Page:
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Bank of America, N.A. v. Green Valley South Owners Association No. 1

United States District Court, D. Nevada

May 13, 2019

BANK OF AMERICA, N.A., SUCCESSOR BY MERGER TO BAC HOME LOANS SERVICING, LP, F/K/A COUNTRYWIDE HOME LOANS SERVICING LP, Plaintiff,
v.
GREEN VALLEY SOUTH OWNERS ASSOCIATION NO. 1; DAISY TRUST; NEVADA ASSOCIATION SERVICES, INC., Defendants.

          ORDER

          MIRANDA M. DU UNITED STATES DISTRICT JUDGE

         I. SUMMARY

         This dispute arises from the foreclosure sale of property to satisfy a homeowners' association lien. Before the Court are the following motions: (1) Defendant Daisy Trust's motion for summary judgment (ECF No. 67); (2) Plaintiff Bank of America, N.A.'s (“BANA”) motion for summary judgment (ECF No. 68; ECF No. 70 (errata)); and (3) Defendant Green Valley South Owners Association No. 1's (“HOA”) motion for summary judgment (ECF No. 69). The Court has reviewed the parties' responses (ECF Nos. 71-74) and replies (ECF Nos. 77-79). Because the Court agrees with BANA that it properly tendered the superpriority amount, the Court grants BANA's motion for summary judgment.

         II. BACKGROUND

         The following facts are undisputed unless otherwise indicated.

         Dennis L. Scott (“Borrower”) purchased the real property (“Property”) located within the HOA[1] at 137 Elegante Way, Henderson, NV 89074 with a loan (“Loan”) in the amount of $179, 188 that was secured by a first deed of trust (“DOT”) recorded June 27, 2008. (ECF No. 68-1 at 2-4, 13.)

         An assignment transferring the DOT to BANA was recorded on October 5, 2011. (ECF No. 68-4 at 2-3.)

         The HOA, through its agent Defendant Nevada Association Services (“NAS”), recorded a notice of delinquent assessment lien against the Property on August 23, 2011. (ECF No. 68-5 at 2.) The HOA's agent recorded a notice of default and election to sell on November 18, 2011. (ECF No. 68-6 at 2-3.)

         BANA, through counsel Miles Bauer, requested the superpriority amount of the HOA's lien and offered to pay the same on December 19, 2011. (ECF No. 68-7 at 13-14.) The HOA and NAS refused to respond and failed to provide the superpriority amount or any ledger by which BANA could calculate the superpriority amount. (Id. at 11.) Nevertheless, BANA calculated the superpriority amount as $882 and tendered a check for that amount to the HOA on February 2, 2012. (Id. at 19-21.) The HOA received the letter and rejected the tender. (Id. at 11, 23, 25, 27.) No. charges were incurred for maintenance or nuisance abatement. (See ECF No. 68-8 at 8.)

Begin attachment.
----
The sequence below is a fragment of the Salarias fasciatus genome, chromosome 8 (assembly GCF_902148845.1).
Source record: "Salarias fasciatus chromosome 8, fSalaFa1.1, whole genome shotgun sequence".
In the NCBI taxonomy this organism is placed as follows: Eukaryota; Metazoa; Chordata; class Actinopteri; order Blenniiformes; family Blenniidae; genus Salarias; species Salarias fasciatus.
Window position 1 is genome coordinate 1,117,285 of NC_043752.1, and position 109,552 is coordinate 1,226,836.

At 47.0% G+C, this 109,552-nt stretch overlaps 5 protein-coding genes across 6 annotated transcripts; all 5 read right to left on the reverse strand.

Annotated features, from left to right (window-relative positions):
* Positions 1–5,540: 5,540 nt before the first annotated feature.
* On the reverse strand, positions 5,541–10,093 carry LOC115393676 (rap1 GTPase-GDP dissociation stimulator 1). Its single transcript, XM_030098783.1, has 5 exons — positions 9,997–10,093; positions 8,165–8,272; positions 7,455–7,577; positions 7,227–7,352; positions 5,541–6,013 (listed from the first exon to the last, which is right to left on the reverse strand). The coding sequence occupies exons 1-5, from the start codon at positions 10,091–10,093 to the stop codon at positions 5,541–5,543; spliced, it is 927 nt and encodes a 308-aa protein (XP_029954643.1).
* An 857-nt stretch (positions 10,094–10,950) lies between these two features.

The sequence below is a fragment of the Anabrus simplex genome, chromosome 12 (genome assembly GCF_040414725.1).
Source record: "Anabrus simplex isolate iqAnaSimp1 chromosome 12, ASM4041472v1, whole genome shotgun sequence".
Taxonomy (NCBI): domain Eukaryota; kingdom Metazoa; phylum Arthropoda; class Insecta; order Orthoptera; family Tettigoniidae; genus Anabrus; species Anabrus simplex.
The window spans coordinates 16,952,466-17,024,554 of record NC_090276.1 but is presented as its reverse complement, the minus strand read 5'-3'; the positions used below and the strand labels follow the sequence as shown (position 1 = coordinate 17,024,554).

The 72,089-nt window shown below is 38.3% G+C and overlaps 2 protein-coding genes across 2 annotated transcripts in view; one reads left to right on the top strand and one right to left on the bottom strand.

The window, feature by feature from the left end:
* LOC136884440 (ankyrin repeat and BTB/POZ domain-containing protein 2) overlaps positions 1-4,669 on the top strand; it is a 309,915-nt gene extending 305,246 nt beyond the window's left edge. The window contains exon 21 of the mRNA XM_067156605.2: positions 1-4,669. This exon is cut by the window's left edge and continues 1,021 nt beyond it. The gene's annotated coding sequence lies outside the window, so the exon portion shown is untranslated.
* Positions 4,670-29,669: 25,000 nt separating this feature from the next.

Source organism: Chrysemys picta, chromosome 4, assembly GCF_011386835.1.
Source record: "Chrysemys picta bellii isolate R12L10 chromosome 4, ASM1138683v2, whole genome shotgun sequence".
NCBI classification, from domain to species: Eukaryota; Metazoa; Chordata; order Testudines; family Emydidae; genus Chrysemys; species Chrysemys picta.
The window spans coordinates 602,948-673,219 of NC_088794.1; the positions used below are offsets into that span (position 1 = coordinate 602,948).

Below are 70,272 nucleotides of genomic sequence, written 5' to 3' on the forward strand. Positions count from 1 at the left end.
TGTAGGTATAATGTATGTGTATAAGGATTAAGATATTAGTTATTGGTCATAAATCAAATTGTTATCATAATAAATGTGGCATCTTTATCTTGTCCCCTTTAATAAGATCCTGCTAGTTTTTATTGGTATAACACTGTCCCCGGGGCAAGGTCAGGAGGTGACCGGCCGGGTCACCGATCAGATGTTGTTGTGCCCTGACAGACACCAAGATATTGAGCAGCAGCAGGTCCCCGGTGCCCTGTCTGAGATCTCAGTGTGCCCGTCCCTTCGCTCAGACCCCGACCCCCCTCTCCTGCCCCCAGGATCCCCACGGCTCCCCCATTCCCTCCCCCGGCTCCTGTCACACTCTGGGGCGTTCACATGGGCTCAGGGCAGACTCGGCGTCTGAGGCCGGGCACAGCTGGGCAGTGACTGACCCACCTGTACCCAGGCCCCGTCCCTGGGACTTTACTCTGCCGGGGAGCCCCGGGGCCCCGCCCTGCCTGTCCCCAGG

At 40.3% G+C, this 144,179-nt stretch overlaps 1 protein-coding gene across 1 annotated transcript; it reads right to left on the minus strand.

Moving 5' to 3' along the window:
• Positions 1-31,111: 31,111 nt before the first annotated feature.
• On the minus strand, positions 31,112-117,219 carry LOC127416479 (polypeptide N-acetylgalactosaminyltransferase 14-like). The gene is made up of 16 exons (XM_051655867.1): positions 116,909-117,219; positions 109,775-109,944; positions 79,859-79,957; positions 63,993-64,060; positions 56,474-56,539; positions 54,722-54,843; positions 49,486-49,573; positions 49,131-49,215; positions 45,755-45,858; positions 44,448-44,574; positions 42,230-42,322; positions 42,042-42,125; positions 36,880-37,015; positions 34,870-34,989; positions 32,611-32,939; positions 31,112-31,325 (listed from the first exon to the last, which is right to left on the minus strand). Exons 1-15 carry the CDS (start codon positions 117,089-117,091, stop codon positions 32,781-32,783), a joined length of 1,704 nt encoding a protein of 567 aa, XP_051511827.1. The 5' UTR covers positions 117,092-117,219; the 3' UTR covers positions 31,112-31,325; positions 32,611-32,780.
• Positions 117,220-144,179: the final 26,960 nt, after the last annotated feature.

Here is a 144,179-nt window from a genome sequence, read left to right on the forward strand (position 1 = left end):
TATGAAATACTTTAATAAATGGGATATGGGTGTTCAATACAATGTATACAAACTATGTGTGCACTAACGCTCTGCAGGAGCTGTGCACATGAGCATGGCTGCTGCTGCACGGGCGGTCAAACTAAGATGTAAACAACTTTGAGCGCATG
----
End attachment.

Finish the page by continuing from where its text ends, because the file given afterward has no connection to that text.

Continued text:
NAS proceeded with the foreclosure process after rejecting BANA's tender. The HOA recorded a notice of foreclosure sale (“HOA Sale”) on April 23, 2012. (ECF No. 68-11 at 2-3.) The HOA sold the Property to Daisy Trust at the HOA Sale on August 31, 2012, for $3, 555. (ECF No. 68-12 at 2.)

         The only remaining claim in this action is BANA's claim for quiet title/declaratory relief against all Defendants. (See ECF No. 66 at 1.)

         III. LEGAL STANDARD

         “The purpose of summary judgment is to avoid unnecessary trials when there is no dispute as to the facts before the court.” Nw. Motorcycle Ass'n v. U.S. Dep't of Agric, 18 F.3d 1468, 1471 (9th Cir. 1994). Summary judgment is appropriate when the pleadings, the discovery and disclosure materials on file, and any affidavits “show that there is no genuine issue as to any material fact and that the moving party is entitled to a judgment as a matter of law.” Celotex Corp. v. Catrett, 477 U.S. 317, 322 (1986). An issue is “genuine” if there is a sufficient evidentiary basis on which a reasonable fact-finder could find for the nonmoving party and a dispute is “material” if it could affect the outcome of the suit under the governing law. Anderson v. Liberty Lobby, Inc., 477 U.S. 242, 248 (1986). Where reasonable minds could differ on the material facts at issue, however, summary judgment is not appropriate. See Id. at 250-51. “The amount of evidence necessary to raise a genuine issue of material fact is enough ‘to require a jury or judge to resolve the parties' differing versions of the truth at trial.'” Aydin Corp. v. Loral Corp., 718 F.2d 897, 902 (9th Cir. 1983) (quoting First Nat'l Bank v. Cities Serv. Co., 391 U.S. 253, 288-89 (1968)). In evaluating a summary judgment motion, a court views all facts and draws all inferences in the light most favorable to the nonmoving party. Kaiser Cement Corp. v. Fishbach & Moore, Inc., 793 F.2d 1100, 1103 (9th Cir. 1986).

         The moving party bears the burden of showing that there are no genuine issues of material fact. Zoslaw v. MCA Distrib. Corp.,693 F.2d 870, 883 (9th Cir. 1982). Once the moving party satisfies Rule 56's requirements, the burden shifts to the party resisting the motion to “set forth specific facts showing that there is a genuine issue for trial.” Anderson, 477 U.S. at 256. The nonmoving party “may not rely on denials in the pleadings but must produce specific evidence, through affidavits or admissible discovery material, to show that the dispute exists, ” Bhan v. NME Hosps., Inc.,929 F.2d 1404, 1409 (9th Cir. 1991), and “must do more than simply show that there is some metaphysical doubt as to the material facts.” Orr v. Bank of Am., NT & SA,285 F.3d 764, 783 (9th Cir. 2002) (quoting Matsushita Elec. ...


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